Anika talks about the famous Ruskin Bond classic ‘The Blue Umbrella’

My chosen book for Face a Book Challenge is The Blue Umbrella by Ruskin Bond, an Indian Author of British descent. The Blue Umbrella is a bitter sweet story, of a girl, a village and a beautiful silk umbrella.

This is a story about how a young girl Binya falls in love with a blue umbrella, owned by, a tourist from Japan. She exchanges her lucky leopard’s claw pendant and procures the umbrella. Her new acquisition enthrals everyone in the village particularly the old shopkeeper, Ram Bharosa, who becomes obsessed with owning it.

Overcome by envy, the shopkeeper tries to buy the umbrella, but in vain. Thereafter he attempts to steal the umbrella from the little girl. The news of Ram Bharosa’s pilferage attempt, leaks and spreads. The villagers start hating Ram for his acts and stop buying from his shop and Ram falls into great misery. Ram then begins to repent his actions. Seeing the plight of Ram, Binya decides to donate the umbrella to him. In return he presents Binya, a bear-claw pendent considered, even luckier, than her leopard-claw pendent.

In a heart-warmingly funny way, the story exposes how selfishness and materialism are harmful to society. It also shows the benefits of friendship and generosity through Binya and Ram Bharosa

The author weaves magic with words. The writing style is wonderful and so completing the book kept me hooked till the end.

Reviewed by Ms Anika R. Nair, 6B, Kendriya Vidyalaya Pattom, Shift 1

Neeraja reviews ‘And Then There Were None’ by Agatha Christie

‘And Then There Were None’ is a mystery novel by the English writer Agatha Christie. It was first published in the United Kingdom by the Collins Crime Club on 6 November 1939, as Ten Little Soldiers, after the children’s counting rhyme and minstrel song, which serves as a major element of the plot. The book is the world’s best-selling mystery, and with over 100 million copies sold is one of the best-selling books of all time. Publications International lists the novel as the sixth best-selling title.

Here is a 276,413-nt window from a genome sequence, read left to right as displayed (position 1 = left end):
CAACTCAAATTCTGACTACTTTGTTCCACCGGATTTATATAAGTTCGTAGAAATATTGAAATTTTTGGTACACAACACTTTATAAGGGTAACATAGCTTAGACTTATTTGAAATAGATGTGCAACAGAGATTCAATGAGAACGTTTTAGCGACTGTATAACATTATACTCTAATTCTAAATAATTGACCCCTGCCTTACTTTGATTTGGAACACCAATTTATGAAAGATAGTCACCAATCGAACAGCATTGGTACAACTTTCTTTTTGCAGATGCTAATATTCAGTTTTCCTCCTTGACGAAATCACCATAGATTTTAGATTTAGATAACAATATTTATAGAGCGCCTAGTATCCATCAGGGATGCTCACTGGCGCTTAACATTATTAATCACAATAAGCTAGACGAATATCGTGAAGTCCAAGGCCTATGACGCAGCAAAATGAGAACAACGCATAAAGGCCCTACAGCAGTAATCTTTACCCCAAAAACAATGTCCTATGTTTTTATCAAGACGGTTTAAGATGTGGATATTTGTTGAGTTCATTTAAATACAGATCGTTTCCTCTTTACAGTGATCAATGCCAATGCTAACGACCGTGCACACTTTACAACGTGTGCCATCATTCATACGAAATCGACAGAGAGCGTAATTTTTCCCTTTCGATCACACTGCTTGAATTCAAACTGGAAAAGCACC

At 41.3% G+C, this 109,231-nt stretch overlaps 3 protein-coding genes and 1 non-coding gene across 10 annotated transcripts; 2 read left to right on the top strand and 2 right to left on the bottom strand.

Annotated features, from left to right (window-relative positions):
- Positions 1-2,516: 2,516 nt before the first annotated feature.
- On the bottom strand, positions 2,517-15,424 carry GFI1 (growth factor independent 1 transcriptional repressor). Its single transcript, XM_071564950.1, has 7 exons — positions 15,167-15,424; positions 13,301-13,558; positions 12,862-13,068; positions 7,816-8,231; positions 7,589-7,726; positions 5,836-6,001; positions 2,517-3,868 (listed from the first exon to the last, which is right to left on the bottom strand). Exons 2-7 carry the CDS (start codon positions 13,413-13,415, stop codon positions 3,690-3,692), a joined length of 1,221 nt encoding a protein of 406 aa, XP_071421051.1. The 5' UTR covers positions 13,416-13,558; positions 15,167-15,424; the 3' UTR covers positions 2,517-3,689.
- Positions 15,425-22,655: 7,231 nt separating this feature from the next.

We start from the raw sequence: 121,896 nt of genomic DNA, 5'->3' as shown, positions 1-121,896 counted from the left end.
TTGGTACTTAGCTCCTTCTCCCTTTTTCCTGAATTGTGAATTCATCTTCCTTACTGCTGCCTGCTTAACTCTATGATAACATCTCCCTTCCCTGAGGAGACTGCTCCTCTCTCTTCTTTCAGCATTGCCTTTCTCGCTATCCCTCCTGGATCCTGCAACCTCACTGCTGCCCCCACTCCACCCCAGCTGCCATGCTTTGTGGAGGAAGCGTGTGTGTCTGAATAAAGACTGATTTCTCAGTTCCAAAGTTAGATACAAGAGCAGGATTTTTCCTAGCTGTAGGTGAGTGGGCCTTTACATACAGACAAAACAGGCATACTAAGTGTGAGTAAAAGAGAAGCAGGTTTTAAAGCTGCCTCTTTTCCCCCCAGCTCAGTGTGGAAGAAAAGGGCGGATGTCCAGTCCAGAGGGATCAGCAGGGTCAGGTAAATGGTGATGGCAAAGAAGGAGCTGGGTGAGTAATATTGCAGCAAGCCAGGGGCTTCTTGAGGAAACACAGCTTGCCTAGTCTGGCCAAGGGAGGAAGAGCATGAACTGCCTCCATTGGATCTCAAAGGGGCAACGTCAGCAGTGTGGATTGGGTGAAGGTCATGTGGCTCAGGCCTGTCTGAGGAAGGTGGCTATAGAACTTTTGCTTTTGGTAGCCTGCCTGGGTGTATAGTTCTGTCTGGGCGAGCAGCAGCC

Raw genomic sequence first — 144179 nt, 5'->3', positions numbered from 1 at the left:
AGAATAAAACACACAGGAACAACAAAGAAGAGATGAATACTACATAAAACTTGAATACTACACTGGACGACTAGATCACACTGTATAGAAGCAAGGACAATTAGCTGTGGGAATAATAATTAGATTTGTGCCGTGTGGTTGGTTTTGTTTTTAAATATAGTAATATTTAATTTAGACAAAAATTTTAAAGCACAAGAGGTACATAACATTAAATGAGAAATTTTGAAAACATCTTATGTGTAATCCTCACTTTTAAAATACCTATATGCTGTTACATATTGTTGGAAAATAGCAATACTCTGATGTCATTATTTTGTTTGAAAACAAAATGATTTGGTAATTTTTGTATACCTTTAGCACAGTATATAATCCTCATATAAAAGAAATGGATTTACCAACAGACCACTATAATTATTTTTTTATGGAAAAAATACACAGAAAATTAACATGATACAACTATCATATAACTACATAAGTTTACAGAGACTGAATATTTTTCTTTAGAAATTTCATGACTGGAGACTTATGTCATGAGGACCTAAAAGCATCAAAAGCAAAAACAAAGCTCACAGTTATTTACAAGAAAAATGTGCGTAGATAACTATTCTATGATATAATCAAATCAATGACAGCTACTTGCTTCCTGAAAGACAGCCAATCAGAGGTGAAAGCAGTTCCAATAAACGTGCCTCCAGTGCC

Agatha Christie was the best-selling mystery writer of all time. She wrote ninety-three books and seventeen plays, including the longest-running play of modern-day theater, The Mousetrap. She is the only mystery writer to have created two important detectives as characters, Hercule Poirot and Miss Marple.

The story revolves around the eight people, who arrived on a small, isolated island off the Devon coast, having received an unexpected personal invitation. They meet the butler and the cook-housekeeper, a couple, Thomas and Ethel Rogers who explain that the hosts, Mr. and Mrs. Owens haven’t reached yet, but have left instructions.

A framed copy of the old rhyme “Ten Little Soldiers” and on the dining room table sits 10 figurines. After the supper, a record is played which accuses each visitor and the Roberts of having committed murder then asks if they want to offer a defense. Everyone becomes suspicious of the other and soon, the first murder occurs.

The guests also discover that none of them knows the Owens, and Mr. Justice Wargrave suggests that the name “U N Owen” is a play on “Unknown.” Marston finishes his drink and promptly dies of cyanide poisoning. Dr. Armstrong confirms that there was no cyanide in the other drinks and suggests that Marston must have dosed himself.

As other murders follow, the story delves deep into the mystery and I bet no one could guess who the murderer is until you reach the end of the story. The mystery is crafted very well and leaves the readers astounded. This book starts hurdling into the mystery at a fast pace and never lets up. The plot is quick and intense and any reader who loves a crime thrilling novel would make this book their favorite.